For the 2008-09 school year, Stanford parents who make less than $100,000 won't pay tuition, and those making less than $60,000 also won't have to pay the cost of room or board or other educational expenses, the Stanford Daily writes. Students on financial aid will also not be required to apply for loans.
Stanford's "largest financial aid increase in [its] history" will value its financial aid program at more than $114 million, up from $76 million last year.
Washington University's more humble plan says that families with incomes of less than $60,000 will no longer be expected to take out student loans. The school will instead provide those students with grants, the Student Life reports. The proposal will cost the school an additional $2.5 million on top of the $60 million it already spends on financial aid.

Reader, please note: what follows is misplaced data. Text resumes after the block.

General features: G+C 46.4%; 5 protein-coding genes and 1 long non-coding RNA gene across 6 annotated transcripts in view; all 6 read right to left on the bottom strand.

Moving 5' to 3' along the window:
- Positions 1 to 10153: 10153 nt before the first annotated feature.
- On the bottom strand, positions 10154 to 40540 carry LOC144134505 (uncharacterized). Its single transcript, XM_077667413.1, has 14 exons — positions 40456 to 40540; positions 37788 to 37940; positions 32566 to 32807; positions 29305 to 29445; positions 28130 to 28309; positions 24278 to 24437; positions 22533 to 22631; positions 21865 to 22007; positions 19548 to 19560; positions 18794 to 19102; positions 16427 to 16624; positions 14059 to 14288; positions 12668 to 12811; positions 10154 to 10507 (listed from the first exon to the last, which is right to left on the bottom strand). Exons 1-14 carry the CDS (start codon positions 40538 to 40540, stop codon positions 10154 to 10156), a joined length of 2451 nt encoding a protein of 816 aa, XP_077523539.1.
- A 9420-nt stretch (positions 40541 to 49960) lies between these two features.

The rush to provide aid, however, is not universal. Smaller schools with more modest endowments don't have room to expand their own aid programs. Boston College, for example, has an endowment of $1.75 billion, compared with Harvard's $34 billion or Stanford's $17.1 billion—and also has no plans to dramatically expand its offerings to better-off families: "Other schools are creating competition in giving discounts to these middle- and upper-income families," one official told the BC Heights. "BC would have to raise its tuition to offer these families discounts, and that's not something BC would be willing to do."